Bathymetry (seafloor depth), is a critical parameter providing the geospatial context for a multitude of marine scientific studies. Since 1997, the International Bathymetric Chart of the Arctic Ocean (IBCAO) has been the authoritative source of bathymetry for the Arctic Ocean. IBCAO has merged its efforts with the Nippon Foundation-GEBCO-Seabed 2030 Project, with the goal of mapping all of the oceans by 2030. Here we present the latest version (IBCAO Ver. 4.0), with more than twice the resolution (200 × 200 m versus 500 × 500 m) and with individual depth soundings constraining three times more area of the Arctic Ocean (∼19.8% versus 6.7%), than the previous IBCAO Ver. 3.0 released in 2012. Modern multibeam bathymetry comprises ∼14.3% in Ver. 4.0 compared to ∼5.4% in Ver. 3.0. Thus, the new IBCAO Ver. 4.0 has substantially more seafloor morphological information that offers new insights into a range of submarine features and processes; for example, the improved portrayal of Greenland fjords better serves predictive modelling of the fate of the Greenland Ice Sheet.
|Technology Type(s)||digital curation|
|Factor Type(s)||geographic location|
|Sample Characteristic - Environment||ocean floor|
|Sample Characteristic - Location||Arctic Ocean|
Machine-accessible metadata file describing the reported data: https://doi.org/10.6084/m9.figshare.12369314
Background & Summary
A broad range of Arctic climate and environmental research, including questions on the declining cryosphere and the geological history of the Arctic Basin, require knowledge of the depth and shape of the seafloor1,2,3. Bathymetry provides the geospatial framework for these and other studies4 and has impact on many processes, including the pathways of ocean currents and, thus, the distribution of heat5,6, sea-ice decline7, the effect of inflowing warm waters on tidewater glaciers8, and the stability of marine-based ice streams and outlet glaciers grounded on the seabed9,10,11. Bathymetric data from large parts of the Arctic Ocean are, however, not available or extremely sparse due to difficulties, both logistical and political, in accessing the region12.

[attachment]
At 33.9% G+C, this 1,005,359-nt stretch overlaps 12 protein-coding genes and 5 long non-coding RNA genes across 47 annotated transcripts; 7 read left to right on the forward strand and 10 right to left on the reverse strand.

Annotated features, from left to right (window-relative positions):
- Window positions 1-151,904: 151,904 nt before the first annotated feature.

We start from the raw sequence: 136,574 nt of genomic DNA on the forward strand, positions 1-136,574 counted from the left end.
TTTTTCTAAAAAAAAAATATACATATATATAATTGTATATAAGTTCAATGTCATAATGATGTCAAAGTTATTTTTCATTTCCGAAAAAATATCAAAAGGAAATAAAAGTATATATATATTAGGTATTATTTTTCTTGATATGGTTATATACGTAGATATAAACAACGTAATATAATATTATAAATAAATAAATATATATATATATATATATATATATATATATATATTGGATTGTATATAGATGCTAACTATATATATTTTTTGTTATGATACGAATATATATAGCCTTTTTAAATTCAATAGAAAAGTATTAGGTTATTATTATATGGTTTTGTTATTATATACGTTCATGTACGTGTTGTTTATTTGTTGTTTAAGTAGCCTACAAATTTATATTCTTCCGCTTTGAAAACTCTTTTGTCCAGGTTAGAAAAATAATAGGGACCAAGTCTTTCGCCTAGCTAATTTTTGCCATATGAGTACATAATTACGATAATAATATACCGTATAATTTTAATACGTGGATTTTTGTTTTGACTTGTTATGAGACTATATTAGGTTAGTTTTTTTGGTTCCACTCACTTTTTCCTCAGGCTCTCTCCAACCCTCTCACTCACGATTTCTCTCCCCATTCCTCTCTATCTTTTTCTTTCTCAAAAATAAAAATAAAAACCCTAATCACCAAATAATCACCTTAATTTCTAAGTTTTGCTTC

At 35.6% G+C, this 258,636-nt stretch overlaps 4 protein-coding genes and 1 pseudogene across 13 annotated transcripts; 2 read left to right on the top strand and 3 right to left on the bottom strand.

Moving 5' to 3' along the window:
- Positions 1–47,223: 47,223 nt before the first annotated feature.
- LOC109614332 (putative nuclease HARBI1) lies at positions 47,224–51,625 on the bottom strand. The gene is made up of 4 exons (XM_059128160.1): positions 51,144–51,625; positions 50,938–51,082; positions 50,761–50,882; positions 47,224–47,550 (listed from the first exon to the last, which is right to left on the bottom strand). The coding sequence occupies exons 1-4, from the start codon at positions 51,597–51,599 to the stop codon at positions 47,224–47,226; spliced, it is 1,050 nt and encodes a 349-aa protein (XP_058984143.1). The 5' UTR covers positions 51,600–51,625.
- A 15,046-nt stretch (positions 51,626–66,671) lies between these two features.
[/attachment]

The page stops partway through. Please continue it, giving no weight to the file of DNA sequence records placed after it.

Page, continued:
The International Bathymetric Chart of the Arctic Ocean (IBCAO) project, was initiated in 1997 in St Petersburg, Russia, to address the need for up-to-date digital portrayals of the Arctic Ocean seafloor13. Since 1997, three Digital Bathymetric Models (DBMs) have ingested new data sets compiled by the IBCAO project team and have been released for public use14,15,16. These DBMs comprised grids with a regular cell size of 2.5 × 2.5 km (Ver. 1.0), 2 × 2 km (Ver. 2.0) and 500 × 500 m (Ver. 3.0) on a Polar Stereographic projection. Depth estimates for grid cells between constraining depth observations were interpolated by the continuous curvature spline in a tension gridding algorithm17. All depth data available at the time of the compilations were used, including multi- and single-beam bathymetry, and contours and soundings digitized from depth charts, with direct depth observations having the highest priority and digitized contours the lowest18.